Slightly less basic advice addressed establishing rapport with a girl, including such handy observations as, “If you’re not at all interested in her as a person, she’ll probably be able to tell.” Again, duh. But hardly creepy. More advanced advice addressed how to juggle multiple women at once, which isn’t as creepy as it might sound at first. If a man is dating several women at once and lets her know about it, that actually takes quite a bit of the pressure off her. For one thing, it’s evidence that she’s avoided allowing an exceptionally creepy man into her personal space: how likely is it that a complete creep could convince not just her but also several other women to date him? It reduces the sexual pressure, too: she knows there are other women he can pester for sex if that’s all he’s really after.

By using these so-called seduction techniques within his moral limits, my husband came awfully close to duplicating the old-fashioned “casual dating without casual sex” script, the very social script whose loss moral traditionalists mourn so keenly. Sometimes tradition pops up in the most surprising places!

Perhaps the popularity of pickup artistry among nerdy guys lies in the fact that it gives them a clear script to follow, even if it’s an imperfect one. As another Ricochetian pointed out — whether you resort to augury or scripted social behavior — it helps to have a face-saving way to break deadlocks while making high-stakes decisions in the face of inadequate information. Since dating often involves making relatively uninformed, yet potentially high-stakes decisions (what if this person you know nearly nothing about really is “the one”?), rather than agonizing about the decisions without getting anywhere, why not simply follow a script? Even if the script prompts you into some decisions you may later regret, at least it helps you move forward with life.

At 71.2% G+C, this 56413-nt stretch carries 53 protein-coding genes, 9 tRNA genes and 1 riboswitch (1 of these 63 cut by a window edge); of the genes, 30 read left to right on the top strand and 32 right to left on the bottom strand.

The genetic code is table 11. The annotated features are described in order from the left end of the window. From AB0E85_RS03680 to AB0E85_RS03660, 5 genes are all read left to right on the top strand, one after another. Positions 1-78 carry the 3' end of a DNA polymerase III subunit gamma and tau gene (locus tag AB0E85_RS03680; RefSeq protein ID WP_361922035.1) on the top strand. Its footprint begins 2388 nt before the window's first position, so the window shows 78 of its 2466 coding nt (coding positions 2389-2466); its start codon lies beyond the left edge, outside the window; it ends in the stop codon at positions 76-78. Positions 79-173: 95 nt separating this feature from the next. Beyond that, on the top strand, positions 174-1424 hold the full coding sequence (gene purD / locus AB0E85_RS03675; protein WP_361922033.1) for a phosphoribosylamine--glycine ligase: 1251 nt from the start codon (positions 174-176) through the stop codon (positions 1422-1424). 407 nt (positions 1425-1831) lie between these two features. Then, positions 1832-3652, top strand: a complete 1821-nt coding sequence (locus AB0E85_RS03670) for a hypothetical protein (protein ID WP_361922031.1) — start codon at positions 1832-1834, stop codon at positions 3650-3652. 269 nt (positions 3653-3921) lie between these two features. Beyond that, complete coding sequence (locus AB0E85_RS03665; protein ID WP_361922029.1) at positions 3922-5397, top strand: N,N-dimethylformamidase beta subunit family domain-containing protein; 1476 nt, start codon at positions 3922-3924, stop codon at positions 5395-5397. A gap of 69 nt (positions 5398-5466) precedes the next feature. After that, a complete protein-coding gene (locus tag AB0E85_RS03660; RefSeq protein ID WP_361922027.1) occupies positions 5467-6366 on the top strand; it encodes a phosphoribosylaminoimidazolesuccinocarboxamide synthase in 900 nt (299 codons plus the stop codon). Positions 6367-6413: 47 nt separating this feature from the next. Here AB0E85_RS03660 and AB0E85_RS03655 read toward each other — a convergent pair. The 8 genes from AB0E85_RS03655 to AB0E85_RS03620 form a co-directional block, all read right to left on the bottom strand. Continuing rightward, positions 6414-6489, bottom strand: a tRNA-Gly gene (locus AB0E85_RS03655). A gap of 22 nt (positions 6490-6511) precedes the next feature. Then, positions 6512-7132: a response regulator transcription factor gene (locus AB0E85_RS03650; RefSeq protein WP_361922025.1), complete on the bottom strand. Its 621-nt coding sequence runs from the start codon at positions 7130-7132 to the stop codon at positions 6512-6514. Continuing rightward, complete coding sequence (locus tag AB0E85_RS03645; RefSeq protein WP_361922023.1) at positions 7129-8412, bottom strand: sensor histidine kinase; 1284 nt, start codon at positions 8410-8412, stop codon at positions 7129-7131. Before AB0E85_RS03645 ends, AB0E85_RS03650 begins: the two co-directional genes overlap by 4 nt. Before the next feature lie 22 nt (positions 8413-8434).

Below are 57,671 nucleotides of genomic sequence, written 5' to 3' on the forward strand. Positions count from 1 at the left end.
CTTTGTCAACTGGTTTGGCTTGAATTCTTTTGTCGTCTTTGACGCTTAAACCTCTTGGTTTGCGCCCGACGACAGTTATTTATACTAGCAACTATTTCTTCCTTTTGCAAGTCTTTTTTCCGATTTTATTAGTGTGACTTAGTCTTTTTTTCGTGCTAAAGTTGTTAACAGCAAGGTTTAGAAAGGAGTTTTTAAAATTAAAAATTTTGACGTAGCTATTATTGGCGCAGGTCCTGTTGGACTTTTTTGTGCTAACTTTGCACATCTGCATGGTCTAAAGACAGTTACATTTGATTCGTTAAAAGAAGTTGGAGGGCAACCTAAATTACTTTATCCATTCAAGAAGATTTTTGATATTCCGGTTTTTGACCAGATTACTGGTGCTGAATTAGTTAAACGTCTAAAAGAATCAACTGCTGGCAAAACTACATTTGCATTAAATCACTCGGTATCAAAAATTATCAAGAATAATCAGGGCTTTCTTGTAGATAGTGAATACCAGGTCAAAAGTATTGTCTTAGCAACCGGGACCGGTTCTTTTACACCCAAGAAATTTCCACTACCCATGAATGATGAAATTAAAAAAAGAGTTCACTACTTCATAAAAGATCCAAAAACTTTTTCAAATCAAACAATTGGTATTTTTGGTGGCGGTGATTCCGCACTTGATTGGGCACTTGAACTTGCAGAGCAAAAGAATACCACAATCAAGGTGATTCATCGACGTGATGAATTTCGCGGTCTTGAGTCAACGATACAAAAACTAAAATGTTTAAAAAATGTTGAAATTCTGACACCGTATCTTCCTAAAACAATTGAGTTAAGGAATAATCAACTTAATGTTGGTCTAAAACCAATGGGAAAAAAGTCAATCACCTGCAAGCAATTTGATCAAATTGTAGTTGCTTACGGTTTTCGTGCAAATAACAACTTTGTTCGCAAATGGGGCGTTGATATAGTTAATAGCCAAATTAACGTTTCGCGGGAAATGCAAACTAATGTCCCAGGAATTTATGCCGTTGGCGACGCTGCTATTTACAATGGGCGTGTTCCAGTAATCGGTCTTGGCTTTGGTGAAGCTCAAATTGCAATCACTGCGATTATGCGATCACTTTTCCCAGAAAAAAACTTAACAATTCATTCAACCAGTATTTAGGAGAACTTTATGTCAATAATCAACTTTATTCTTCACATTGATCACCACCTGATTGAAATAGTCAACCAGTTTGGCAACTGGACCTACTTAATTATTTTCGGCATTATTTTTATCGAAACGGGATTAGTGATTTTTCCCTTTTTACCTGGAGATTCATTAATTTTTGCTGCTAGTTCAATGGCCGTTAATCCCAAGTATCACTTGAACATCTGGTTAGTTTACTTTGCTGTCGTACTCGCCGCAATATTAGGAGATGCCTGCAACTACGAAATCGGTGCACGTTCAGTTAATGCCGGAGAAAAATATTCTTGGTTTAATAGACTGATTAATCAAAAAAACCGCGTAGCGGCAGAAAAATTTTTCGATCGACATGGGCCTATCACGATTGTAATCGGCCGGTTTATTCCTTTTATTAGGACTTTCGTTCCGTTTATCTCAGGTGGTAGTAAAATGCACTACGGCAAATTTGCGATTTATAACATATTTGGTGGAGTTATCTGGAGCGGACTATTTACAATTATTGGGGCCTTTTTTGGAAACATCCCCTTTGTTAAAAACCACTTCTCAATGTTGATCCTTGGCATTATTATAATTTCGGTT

My husband isn’t the only guy who’s used what he learned from pickup artists to snag a wife. Nor is his nice-guy nature exceptional among seduction-advice consumers. Quite possibly, it’s the norm. Most guys probably don’t want an entire harem of hotties (one woman’s typically plenty of work). They just want to better themselves by learning a skill that, these days, is too often assumed to be beyond an individual’s control: “luck” with women. If pickup artists are among the few people loudly advertising that these skills aren’t innate – that they can be learned – is it such a surprise when “otherwise” nice guys buy what the pickup artists are selling?

One final thought: if I’m right about what attracts (genuinely) nice, nerdy guys to pickup artistry, I might also be able to reveal a pattern within the supposed sexual free-for-all of our ever-expanding universe of sexual subcultures. Maybe my fellow nerds aren’t attracted to sexual subcultures because their variety gives nerds license to indulge any random, bestial impulse, but because these subcultures are novel enough that the rules governing them are still made explicit, and skill at following those rules is acknowledged to be learned, not innate. Tedious as it may be for the average person to listen to an enthusiast drone on about the rules governing polyamory or BDSM, at least those “lifestyles” do appear to acknowledge the importance of clear rules, rituals, scripts, and boundaries.